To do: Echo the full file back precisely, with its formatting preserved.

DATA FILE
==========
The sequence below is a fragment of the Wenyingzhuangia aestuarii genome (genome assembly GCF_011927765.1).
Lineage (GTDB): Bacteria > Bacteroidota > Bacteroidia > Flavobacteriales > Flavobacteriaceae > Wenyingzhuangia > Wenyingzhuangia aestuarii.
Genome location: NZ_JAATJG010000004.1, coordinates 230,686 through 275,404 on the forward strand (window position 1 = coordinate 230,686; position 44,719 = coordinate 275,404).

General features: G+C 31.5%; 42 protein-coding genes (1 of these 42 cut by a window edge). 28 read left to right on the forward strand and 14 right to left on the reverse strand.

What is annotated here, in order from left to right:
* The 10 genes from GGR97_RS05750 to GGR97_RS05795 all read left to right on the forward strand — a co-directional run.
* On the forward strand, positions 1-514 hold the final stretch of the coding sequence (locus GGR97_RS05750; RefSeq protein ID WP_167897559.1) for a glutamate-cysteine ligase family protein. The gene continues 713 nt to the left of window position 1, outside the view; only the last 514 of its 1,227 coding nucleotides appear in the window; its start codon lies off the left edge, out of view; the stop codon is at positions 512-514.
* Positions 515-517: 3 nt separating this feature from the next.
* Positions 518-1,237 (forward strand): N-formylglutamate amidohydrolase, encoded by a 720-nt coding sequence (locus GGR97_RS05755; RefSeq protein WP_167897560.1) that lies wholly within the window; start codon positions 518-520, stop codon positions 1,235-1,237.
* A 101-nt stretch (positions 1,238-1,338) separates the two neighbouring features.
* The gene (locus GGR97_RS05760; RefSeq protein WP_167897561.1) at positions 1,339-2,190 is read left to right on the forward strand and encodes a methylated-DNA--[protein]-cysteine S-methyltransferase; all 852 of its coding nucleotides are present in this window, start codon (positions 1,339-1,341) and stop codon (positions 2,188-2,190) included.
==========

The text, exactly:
The sequence below is a fragment of the Wenyingzhuangia aestuarii genome (genome assembly GCF_011927765.1).
Lineage (GTDB): Bacteria > Bacteroidota > Bacteroidia > Flavobacteriales > Flavobacteriaceae > Wenyingzhuangia > Wenyingzhuangia aestuarii.
Genome location: NZ_JAATJG010000004.1, coordinates 230,686 through 275,404 on the forward strand (window position 1 = coordinate 230,686; position 44,719 = coordinate 275,404).

General features: G+C 31.5%; 42 protein-coding genes (1 of these 42 cut by a window edge). 28 read left to right on the forward strand and 14 right to left on the reverse strand.

What is annotated here, in order from left to right:
* The 10 genes from GGR97_RS05750 to GGR97_RS05795 all read left to right on the forward strand — a co-directional run.
* On the forward strand, positions 1-514 hold the final stretch of the coding sequence (locus GGR97_RS05750; RefSeq protein ID WP_167897559.1) for a glutamate-cysteine ligase family protein. The gene continues 713 nt to the left of window position 1, outside the view; only the last 514 of its 1,227 coding nucleotides appear in the window; its start codon lies off the left edge, out of view; the stop codon is at positions 512-514.
* Positions 515-517: 3 nt separating this feature from the next.
* Positions 518-1,237 (forward strand): N-formylglutamate amidohydrolase, encoded by a 720-nt coding sequence (locus GGR97_RS05755; RefSeq protein WP_167897560.1) that lies wholly within the window; start codon positions 518-520, stop codon positions 1,235-1,237.
* A 101-nt stretch (positions 1,238-1,338) separates the two neighbouring features.
* The gene (locus GGR97_RS05760; RefSeq protein WP_167897561.1) at positions 1,339-2,190 is read left to right on the forward strand and encodes a methylated-DNA--[protein]-cysteine S-methyltransferase; all 852 of its coding nucleotides are present in this window, start codon (positions 1,339-1,341) and stop codon (positions 2,188-2,190) included.